Lakes study to search for answers

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Trophic studies on Lakes Wanaka, Hawea and Wakatipu are about to begin, with the Otago Regional Council (ORC) hoping the sampling will throw new light on the problematic lake snow.
Lake snow (also known more recently as lake snot) is thought to caused by the algae Cyclotella bodanica and has been found in Lake Wanaka since 2004.
In May it was also found in Lake Wakatipu and this month a fisherman reported finding a similar slime in Lake Hawea.
A report by regional council freshwater resource scientist Adam Uytendaal said University of Otago limnologist Marc Schallenberg found lake snow in Lake Dunstan in February last year.
‘It is hypothesised that it was likely washed downstream from Lake Wanaka,’’ Mr Uytendaal’s report says.
During this month’s sampling programme, information would be collected that would help ‘‘experts’’ better understand the southern lakes and the algae known to be responsible for fouling fishing gear, blocking boat intake filters and household domestic appliances including drinking water filters, washing machines and sprinklers.
Sampling was last done in 2006 and 2009.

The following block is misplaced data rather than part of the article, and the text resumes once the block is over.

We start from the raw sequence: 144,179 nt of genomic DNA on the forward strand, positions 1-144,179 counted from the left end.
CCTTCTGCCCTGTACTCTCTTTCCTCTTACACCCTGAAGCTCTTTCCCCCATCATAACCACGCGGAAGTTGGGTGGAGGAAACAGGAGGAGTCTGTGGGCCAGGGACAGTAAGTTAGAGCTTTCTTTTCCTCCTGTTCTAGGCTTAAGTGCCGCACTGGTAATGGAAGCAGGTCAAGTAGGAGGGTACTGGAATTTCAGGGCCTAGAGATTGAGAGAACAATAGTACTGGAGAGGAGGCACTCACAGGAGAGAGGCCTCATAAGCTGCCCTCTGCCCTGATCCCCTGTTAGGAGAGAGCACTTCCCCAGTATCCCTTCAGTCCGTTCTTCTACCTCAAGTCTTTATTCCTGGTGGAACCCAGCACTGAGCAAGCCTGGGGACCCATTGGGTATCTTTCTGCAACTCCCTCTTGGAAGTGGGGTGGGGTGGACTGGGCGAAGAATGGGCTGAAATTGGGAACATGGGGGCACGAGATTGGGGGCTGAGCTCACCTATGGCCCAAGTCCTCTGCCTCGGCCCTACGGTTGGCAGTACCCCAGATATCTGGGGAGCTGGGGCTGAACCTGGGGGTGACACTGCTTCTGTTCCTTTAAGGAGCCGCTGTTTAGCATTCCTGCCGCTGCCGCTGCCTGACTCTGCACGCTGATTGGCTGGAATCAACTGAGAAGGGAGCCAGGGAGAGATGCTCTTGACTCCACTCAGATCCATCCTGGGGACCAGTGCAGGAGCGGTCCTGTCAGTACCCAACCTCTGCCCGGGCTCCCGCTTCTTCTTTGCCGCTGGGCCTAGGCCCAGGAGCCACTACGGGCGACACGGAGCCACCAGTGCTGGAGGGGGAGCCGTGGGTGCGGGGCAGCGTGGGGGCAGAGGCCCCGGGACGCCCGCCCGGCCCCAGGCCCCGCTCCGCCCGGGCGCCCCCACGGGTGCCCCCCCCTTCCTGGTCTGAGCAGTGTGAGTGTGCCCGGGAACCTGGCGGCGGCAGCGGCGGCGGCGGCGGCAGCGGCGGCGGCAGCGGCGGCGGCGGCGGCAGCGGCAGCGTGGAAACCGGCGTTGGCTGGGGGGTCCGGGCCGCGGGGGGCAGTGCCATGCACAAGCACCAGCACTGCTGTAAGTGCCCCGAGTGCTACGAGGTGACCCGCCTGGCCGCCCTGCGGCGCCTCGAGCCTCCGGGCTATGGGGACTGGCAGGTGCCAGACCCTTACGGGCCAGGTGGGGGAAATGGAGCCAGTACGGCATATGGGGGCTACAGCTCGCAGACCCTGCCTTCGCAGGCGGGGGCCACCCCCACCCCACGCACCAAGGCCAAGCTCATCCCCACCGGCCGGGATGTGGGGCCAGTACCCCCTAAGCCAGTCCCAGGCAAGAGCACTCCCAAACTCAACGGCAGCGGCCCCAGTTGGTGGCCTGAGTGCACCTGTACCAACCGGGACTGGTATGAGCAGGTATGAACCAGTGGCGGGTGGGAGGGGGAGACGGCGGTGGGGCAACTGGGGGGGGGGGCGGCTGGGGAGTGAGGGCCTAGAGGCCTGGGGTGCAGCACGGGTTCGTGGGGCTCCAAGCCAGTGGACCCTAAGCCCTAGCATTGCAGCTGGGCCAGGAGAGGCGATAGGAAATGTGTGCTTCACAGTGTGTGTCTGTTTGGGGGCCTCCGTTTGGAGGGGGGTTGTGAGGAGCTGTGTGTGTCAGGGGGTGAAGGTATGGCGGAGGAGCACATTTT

Concern about the health of southern lakes and the lack of a co-ordinated management plan has become a talking point at local body election meetings, with some Wanaka candidates saying they support the establishment of a freshwater resource centre.
The guardians of Lake Wanaka have also called for a lake management plan encompassing Lakes Wanaka, Hawea and Wakatipu.
However the regional council report said at present there was no ‘‘definitive management options’’ and that further research was needed to understand why lake snow was present in three lakes.
Further research could include DNA analysis of the algae in New Zealand and overseas as well as lake sediment analysis.
Although the floating mucous associated with lake snow was non-toxic and posed no risk to human health it could pose ‘‘significant biosecurity implications’’ to Otago and elsewhere in New Zealand if it was identified as an invasive species, Mr Uytendaal said in his report.
Its spread in Lakes Wanaka and Wakatipu had economic implications in terms of domestic and industrial water supplies as well as on recreation and tourism.
The council planned to approach Biosecurity New Zealand to ‘‘discuss the possibility’’ the algae was an invasive species, he said.
ORC director of engineering, hazards and science Gavin Palmer told The Newsthe sampling programme would begin on Tuesday.
‘‘It is a measure of the level of ‘enrichment’ of [the] lake recommended by the Ministry of the Environment as a useful tool for measuring lake trophic status in New Zealand,’’ Dr Palmer said in an email.
He doubted the algae would establish itself in Lake Dunstan.
‘‘Lake snow has been present in Lake Wanaka since 2004 and Lake Wanaka discharges directly into Lake Dunstan. If Cyclotella was going to establish itself in Dunstan and produce lake snow, itwould have done so by now.’’
Provisions covering rural discharges to water were already covered in the Otago Water Plan and the council was also working on the development of a strategy to help minimise the effect of contaminant discharges from stormwater, septic tanks and industrial wastewater.